DENVER (AP) -- Molson Coors Brewing Co.'s net income fell 51 percent in the fourth quarter as it sold less beer and dealt with rising costs for taxes, ingredients and fuel.
The Denver-based brewer reported Thursday that it earned $109.8 million, or 58 cents per share, for the quarter that ended Dec. 25. That's down from $222.1 million, or $1.19 per share, a year earlier. Adjusted earnings amounted to 66 cents a share.
Last year's quarter was boosted by an unusually high tax rate, the company said.
Revenue excluding excise taxes rose 1.7 percent to $835.1 million because of higher prices.
The results fell short of analysts' forecasts. They were looking for earnings of 69 cents per share on revenue of $837.4 million.
The Denver company raised prices in the downturn to protect profit margins, even if the amount of beer sold suffered as a result. Before the fourth quarter, cost-cutting had been helping its profits rise.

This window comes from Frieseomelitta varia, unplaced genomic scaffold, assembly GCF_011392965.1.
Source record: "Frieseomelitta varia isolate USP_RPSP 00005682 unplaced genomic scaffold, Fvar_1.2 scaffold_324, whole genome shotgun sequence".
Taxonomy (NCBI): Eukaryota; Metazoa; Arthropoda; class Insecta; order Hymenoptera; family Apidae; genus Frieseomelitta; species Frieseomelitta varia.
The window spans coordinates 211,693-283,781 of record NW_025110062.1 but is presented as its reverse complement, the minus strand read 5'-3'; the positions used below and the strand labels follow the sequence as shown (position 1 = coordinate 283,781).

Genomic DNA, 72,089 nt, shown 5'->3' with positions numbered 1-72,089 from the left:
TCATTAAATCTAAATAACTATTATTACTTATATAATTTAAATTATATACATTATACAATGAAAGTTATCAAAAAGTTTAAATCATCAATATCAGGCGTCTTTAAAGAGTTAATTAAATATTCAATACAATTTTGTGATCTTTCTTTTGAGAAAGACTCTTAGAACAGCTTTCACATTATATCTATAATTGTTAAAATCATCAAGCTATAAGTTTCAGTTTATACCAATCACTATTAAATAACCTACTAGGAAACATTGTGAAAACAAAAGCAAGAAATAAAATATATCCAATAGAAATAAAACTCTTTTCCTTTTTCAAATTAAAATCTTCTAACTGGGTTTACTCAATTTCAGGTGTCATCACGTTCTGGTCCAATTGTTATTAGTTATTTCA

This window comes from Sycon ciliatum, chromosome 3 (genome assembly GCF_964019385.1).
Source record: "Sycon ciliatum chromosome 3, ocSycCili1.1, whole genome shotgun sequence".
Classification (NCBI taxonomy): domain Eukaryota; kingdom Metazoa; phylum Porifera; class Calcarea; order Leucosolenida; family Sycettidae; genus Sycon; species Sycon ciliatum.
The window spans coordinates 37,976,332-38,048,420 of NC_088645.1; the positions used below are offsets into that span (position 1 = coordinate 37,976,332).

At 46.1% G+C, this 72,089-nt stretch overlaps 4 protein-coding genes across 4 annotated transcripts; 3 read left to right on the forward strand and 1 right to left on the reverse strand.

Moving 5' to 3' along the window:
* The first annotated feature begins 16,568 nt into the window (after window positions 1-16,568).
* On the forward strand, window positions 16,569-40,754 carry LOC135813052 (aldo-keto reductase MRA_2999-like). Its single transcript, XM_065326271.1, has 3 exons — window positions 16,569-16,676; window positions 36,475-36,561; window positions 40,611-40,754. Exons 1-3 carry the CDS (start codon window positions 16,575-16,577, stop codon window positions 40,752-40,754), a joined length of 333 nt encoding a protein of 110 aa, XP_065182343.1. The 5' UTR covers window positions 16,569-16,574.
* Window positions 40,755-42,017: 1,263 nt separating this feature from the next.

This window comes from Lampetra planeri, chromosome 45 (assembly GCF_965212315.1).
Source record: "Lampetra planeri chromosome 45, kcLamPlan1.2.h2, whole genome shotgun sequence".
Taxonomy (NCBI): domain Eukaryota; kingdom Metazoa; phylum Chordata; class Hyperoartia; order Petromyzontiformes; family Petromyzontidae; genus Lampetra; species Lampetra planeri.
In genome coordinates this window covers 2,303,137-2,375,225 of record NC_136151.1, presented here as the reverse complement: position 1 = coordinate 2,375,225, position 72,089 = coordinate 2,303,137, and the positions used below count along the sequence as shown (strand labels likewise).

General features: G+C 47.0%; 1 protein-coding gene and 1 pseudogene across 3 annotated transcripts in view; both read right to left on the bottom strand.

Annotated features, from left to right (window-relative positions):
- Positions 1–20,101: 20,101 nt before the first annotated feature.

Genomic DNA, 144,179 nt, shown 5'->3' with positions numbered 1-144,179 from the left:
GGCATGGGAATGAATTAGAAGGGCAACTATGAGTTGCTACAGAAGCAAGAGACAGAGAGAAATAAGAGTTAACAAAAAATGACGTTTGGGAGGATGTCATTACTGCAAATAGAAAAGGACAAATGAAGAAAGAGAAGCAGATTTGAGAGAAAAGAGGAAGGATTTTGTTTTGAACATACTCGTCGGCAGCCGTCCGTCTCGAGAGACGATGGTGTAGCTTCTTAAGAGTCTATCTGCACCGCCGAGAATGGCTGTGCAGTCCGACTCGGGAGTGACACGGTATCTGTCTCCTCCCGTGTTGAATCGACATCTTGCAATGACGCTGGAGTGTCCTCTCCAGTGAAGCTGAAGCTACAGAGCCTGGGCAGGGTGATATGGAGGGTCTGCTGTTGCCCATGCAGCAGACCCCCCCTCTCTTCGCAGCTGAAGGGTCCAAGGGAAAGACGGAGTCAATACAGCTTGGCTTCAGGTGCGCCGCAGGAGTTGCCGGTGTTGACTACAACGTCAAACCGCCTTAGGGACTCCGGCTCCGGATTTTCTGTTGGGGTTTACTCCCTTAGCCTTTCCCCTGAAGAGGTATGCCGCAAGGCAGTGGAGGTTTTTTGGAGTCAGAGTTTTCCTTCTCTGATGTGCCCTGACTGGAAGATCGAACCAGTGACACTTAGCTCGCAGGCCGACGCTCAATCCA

Molson Coors says it sold 1.9 percent less beer globally. The United Kingdom was particularly weak, with beer sold falling 4.9 percent.
To offset weakness in more established markets, Molson Coors is increasingly trying to expand in emerging markets such as China. The aim is to woo new drinkers to its Coors Light brand. The unit that includes sales outside the U.S., Canada and Britain saw volume rise 55 percent, though it is a still a tiny portion of Molson Coors' business.
Molson's U.S. joint venture with SABMiller, Miller Coors, performed better. The venture's net income rose 41 percent to $144.2 million as costs fell and prices for beer rose.